When I was little, you’d probably have found me in my room playing elaborate games with my dolls or with the rest of the kids in our road, riding our bikes like we were part of some international biker spy gang. It was marvelous – that feeling of running and playing without a care, the only worry we had was being forced to say goodbye when the street lights came on.
Did I notice that some of my friends had a different skin colour to me or that my absolute favourite doll (Bobby) was “black”? Obviously I did. I’m not freaking blind you know. But did that matter? Not a damn.
My parents tried their hardest to instill in us that we shouldn’t be treating people differently because of their skin colour. And so we didn’t. In fact I didn’t even know that racism was a thing until I experienced it first hand.
We went to a public school in our neighbourhood that was open to all – even though it was in the early 90’s. I made friends with people that had different cultural and religious backgrounds and a wide variety of skin colours. Those relationships were formed because we had something in common, we laughed together or it was just who we gravitated towards at the time, it had nothing to do with any of our backgrounds.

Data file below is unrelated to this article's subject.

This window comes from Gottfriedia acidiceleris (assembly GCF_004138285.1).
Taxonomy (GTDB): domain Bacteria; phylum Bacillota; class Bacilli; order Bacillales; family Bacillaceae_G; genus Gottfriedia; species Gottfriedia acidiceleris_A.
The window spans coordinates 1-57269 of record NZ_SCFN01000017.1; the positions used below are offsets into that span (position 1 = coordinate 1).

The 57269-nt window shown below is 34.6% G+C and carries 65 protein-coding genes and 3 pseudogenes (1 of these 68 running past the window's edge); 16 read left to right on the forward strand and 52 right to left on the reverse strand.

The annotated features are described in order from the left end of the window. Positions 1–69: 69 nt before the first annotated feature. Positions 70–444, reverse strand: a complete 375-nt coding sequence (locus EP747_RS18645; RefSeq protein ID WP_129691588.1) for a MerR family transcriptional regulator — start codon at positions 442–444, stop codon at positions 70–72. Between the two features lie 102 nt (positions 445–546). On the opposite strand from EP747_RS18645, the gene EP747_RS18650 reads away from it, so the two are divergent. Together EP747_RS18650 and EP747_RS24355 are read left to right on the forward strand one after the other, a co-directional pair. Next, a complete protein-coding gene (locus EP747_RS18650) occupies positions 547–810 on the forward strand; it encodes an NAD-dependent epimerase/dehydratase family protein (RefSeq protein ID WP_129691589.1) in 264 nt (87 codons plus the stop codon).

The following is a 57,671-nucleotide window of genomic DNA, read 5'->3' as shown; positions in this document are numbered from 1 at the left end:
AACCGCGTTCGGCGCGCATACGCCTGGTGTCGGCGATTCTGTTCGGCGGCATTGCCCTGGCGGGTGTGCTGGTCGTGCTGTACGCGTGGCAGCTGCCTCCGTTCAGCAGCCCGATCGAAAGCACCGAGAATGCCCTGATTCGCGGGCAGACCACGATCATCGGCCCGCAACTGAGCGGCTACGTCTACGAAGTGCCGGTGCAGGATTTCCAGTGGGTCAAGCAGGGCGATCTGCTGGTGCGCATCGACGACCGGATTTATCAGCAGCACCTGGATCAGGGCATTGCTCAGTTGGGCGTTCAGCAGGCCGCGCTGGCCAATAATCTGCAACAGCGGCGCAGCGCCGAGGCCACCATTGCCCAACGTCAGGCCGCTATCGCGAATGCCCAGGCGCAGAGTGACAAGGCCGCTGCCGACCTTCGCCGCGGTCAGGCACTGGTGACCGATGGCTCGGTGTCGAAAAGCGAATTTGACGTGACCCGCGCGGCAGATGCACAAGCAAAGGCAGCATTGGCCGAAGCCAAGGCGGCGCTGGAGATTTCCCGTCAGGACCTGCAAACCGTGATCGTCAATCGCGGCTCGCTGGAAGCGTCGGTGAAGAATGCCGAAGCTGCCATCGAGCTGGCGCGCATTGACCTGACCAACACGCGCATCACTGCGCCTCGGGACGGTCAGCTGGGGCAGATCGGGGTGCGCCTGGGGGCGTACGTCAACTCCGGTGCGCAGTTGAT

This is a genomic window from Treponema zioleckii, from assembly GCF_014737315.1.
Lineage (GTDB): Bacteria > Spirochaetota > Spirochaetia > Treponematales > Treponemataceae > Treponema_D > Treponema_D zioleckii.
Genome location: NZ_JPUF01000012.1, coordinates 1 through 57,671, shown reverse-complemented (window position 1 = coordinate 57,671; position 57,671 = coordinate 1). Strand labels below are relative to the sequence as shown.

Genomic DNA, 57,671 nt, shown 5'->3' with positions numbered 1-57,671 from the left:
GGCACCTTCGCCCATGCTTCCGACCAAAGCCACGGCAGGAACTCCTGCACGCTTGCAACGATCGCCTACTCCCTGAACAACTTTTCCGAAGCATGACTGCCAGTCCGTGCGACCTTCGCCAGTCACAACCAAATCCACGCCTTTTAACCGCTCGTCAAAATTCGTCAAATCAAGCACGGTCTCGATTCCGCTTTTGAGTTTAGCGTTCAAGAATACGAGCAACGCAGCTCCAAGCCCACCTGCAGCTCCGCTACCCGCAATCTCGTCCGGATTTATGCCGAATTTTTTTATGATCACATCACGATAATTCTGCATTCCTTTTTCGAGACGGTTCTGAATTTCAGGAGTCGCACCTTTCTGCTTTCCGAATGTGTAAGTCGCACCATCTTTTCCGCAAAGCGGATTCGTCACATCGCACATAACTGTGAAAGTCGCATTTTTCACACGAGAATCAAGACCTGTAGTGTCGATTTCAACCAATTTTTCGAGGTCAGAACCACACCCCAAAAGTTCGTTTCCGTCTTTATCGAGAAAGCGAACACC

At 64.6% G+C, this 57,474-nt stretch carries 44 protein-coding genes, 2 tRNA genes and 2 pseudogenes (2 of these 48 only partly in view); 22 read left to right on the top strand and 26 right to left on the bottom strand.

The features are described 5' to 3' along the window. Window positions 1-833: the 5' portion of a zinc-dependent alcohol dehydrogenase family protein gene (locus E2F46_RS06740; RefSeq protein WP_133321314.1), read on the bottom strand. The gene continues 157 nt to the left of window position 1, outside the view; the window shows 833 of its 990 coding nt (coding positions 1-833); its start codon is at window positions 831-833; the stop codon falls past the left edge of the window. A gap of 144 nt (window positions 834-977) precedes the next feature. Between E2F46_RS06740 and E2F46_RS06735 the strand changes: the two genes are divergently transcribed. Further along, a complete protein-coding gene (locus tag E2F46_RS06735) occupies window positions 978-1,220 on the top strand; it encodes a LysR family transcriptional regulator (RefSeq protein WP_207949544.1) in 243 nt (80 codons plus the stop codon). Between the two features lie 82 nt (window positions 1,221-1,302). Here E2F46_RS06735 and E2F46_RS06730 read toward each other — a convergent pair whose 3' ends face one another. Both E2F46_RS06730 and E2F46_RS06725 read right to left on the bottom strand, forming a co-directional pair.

It wasn’t until Grade 3 where a fellow pupil persistently and tirelessly started calling me nasty names based on my skin colour, that I found out what being racist was all about and how much it hurt to be on the receiving end of those senseless words. It still brings this weird feeling of dread to my tummy just thinking about it. Back then it made me so ill that for a long period of time I just stopped going to school altogether.
Normally in situations like this it’s easy to take the same approach as the perpetrator. To retaliate with the same hurtful words or harmful actions is more natural to our inherent human nature than to stand up against it.
I could have taken that stance all of those years ago but what is that going to solve? Thankfully with the help of my family and teachers we worked it out and instead of it having a negative effect on how I approached “colour” moving forward, it did the opposite.
8 Years ago on this very day, I married my best friend. One who has loved me despite my flaws, my all to frequent moods swings and the fact that untidiness is my natural gift. And I love him for his random sense of humour, how much he values time with our kids and how we can be our “real” selves with each other. Together we have weathered the storms of parenting three children, moving house, death of parents and just the everyday trials that sharing life together brings. There is no one else that I would choose to do life with.
Did I notice that he has a different skin colour to me? Of course I did. But do I care? Not a damn!